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Probabilistic Load Forecasting of Adaptive Multiple Polynomial

Regression considering Temperature Scenario and Dummy variables

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IWAACE 2020

Journal of Physics: Conference Series 1550 (2020) 032117

IOP Publishing

doi:10.1088/1742-6596/1550/3/032117

1

Probabilistic Load Forecasting of Adaptive Multiple

Polynomial Regression considering Temperature Scenario

and Dummy variables

Jiang Li 1, Liyang Ren 1, Baocai Wang 1 and Guoqing Li1

1Northeast Electric Power University, Jilin, Jilin, 132000, China

2China Electric Power Research Institute, Beijing, 100000, China

*Liyang Ren: 2024468066@qq.com

Abstract. The monthly or yearly low accurate history data always leads to the low prediction-

accuracy for load forecasting. We use temperature data from Sydney, Australia and the New

South Wales Natural Load Dataset. To improve the data-based forecasting accuracy and time

related scenario, this paper builds an adaptive multiple polynomial regression model considering

temperature scenario and dummy variables. These dummy variables are divided into three

aspects: trend variables, date variables and temperature variables. Trend variables are used to

predict the whole economic development and user habit. Date variables are introduced to deal

with the characteristics of working days and holidays. Cubic function for temperature variables

from Australia and the New South Wales electric load history data is constructed to describe the

relationship between load and temperature scenario. A temperature scenario is generated by

considering the different loads of different seasons and the probability search of different

scenarios. The load forecasting interval under different scenarios is given and analyzed by using

dummy variables. At last, the method is validated based on the history data in a certain area. The

prediction result with high accuracy shows clear intuitive and powerful interpreting ability,

which can provide reliable decision basis for long term load forecasting. After simulation

analysis, the accuracy of load forecasting based on 3-year history increases by 3.8%.

1.Introduction

Long-term load forecasting is very important for the production, operation, planning and construction

of power systems, which is the basis and also the value of history dada mining [1, 2]. With load

diversification and the accessing of large-scale distributed renewable energy sources, it is more and

more difficult to give the load forecasting interval under complex scenarios.

In recent years, the load forecasting mainly focuses on short-term load forecasting, topic papers about

long-term load forecasting are relatively fewer [3]. In practice, forecasting is essentially a stochastic

problem. Thus, exact forecasting for the future is impossible, and it can be assumed that forecasting for

long-term horizons can only be the reference for reducing the effect of uncertainty as few as possible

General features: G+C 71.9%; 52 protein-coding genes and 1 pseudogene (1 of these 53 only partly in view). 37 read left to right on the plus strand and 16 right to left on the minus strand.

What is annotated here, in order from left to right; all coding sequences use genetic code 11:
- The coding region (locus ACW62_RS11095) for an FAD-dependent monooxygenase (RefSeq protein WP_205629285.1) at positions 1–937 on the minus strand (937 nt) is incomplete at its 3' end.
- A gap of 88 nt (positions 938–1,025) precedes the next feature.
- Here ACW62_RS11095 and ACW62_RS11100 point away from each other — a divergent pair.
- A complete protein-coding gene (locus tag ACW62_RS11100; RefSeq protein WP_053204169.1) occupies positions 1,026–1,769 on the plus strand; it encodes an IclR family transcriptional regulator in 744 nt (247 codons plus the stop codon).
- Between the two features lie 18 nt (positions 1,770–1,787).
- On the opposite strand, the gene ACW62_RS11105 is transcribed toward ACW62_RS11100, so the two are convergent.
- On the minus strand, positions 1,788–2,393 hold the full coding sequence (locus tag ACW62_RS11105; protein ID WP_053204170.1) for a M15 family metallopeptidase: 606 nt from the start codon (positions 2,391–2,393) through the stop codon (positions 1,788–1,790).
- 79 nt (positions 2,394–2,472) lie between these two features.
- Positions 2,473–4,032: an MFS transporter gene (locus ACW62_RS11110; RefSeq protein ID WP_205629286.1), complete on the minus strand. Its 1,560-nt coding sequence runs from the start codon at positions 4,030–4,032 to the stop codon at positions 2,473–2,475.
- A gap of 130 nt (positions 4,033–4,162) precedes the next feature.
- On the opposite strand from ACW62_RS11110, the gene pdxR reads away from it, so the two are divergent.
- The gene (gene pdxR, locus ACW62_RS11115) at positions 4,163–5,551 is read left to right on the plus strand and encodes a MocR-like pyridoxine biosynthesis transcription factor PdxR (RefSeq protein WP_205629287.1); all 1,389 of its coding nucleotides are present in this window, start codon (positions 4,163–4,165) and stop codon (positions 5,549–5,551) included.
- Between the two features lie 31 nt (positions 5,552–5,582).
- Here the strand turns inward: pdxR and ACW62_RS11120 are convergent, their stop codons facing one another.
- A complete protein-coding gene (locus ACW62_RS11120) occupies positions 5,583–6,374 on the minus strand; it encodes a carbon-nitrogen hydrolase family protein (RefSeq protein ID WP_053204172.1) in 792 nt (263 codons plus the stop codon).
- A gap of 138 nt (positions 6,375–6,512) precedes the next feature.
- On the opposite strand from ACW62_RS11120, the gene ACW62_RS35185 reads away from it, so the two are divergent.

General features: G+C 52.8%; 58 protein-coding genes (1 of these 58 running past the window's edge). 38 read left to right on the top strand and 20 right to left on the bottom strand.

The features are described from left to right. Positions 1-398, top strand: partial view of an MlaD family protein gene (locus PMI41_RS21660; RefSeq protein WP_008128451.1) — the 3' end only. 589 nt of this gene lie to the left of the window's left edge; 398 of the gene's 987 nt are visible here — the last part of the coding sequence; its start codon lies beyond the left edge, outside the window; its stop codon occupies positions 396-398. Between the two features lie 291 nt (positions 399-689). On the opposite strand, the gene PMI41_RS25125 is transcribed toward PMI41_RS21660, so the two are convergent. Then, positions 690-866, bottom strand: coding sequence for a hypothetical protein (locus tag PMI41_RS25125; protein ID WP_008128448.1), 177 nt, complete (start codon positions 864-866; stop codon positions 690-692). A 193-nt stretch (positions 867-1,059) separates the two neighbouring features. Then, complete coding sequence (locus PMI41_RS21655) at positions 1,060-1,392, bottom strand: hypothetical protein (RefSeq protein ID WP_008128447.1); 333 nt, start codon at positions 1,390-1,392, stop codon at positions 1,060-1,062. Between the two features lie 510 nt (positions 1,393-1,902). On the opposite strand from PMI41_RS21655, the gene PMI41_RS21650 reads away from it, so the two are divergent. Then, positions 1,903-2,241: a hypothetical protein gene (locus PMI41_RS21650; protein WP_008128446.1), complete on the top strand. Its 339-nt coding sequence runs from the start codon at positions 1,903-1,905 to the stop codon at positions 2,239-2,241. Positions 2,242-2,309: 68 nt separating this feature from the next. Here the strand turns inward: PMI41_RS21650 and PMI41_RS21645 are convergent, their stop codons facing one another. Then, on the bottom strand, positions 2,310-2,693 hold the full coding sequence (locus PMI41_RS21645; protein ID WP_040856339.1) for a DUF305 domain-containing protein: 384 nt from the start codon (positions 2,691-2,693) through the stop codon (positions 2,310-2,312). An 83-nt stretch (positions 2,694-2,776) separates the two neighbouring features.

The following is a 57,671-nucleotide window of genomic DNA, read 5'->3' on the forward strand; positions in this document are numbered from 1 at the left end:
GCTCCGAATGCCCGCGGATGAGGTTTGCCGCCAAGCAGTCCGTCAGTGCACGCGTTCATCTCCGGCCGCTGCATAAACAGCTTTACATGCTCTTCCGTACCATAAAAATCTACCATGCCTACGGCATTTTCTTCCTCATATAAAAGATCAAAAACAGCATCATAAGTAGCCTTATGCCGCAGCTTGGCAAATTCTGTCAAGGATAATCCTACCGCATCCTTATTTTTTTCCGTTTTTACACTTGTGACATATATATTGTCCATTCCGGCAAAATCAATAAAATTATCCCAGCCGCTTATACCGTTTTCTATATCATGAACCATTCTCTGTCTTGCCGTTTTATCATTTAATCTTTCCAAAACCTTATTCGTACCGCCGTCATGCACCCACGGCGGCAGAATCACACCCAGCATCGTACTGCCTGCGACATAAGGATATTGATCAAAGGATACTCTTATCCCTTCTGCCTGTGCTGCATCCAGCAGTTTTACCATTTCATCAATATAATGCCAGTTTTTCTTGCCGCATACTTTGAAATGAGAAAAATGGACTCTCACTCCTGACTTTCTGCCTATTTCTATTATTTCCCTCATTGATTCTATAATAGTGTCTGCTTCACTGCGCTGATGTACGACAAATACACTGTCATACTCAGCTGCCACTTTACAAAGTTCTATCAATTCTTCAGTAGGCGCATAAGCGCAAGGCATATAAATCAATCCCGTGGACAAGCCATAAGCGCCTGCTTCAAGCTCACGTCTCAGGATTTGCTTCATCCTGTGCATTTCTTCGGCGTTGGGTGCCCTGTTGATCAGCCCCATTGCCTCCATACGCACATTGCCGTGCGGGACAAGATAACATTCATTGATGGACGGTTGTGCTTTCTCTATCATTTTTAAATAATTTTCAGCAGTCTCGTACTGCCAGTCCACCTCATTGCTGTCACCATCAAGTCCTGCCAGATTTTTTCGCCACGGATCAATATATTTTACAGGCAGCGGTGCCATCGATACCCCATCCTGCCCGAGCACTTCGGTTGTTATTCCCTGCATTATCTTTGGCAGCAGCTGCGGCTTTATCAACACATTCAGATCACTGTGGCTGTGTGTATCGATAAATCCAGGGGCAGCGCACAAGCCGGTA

[4]. One way to counter this assumption is the scenario analysis that looks into a selected scenario in the

future. Due to the uncertainty in weather and economic forecasts, forecasting process is encouraged to

provide explicit forecasting value based on different scenarios. The other load forecasting methods are

predictive modeling, weather normalization, and probabilistic forecasting [5]. There are many

IWAACE 2020

Journal of Physics: Conference Series 1550 (2020) 032117

IOP Publishing

doi:10.1088/1742-6596/1550/3/032117

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traditional short-term load prediction methods, such as regression prediction method and gray prediction

method. There are also other intelligent prediction algorithms, such as support vector machine method

and neural network method [6]. Gray prediction method requires less sample datum and is easy to

achieve. However, the demand load has an exponential trend [7-9]. Neural network method has effective

prediction results. The black-box model cannot explain the relationships between input and output

variables, which makes the model less able to explain and is easily trapped in local optimal solution.

Therefore, it is very difficult to initialize the model [10]. The regression analysis method is simple in

calculating principle and has a clear solving algorithm. The prediction speed is fast and has a strong

explanatory power of the model, and it is the earliest used in load forecasting. Literature [11] proposes

a new approach to support the process of forecasting the hourly electric load values for the next day.

The adopted methodology based on neural networks is only supported by detailed information related

to consumers’ typical behavior and climatic information. The case study was tested in two real

distribution substation outputs, demonstrating its effectiveness and practical applicability in [12].

Literature [13,14] provides new ideas for regression prediction. However, the method cannot reflect the

inherent mechanism of load fluctuation, and just considers the quantitative factors such as gross national

product and population, neglecting the meteorological temperature, periodic load characteristics, and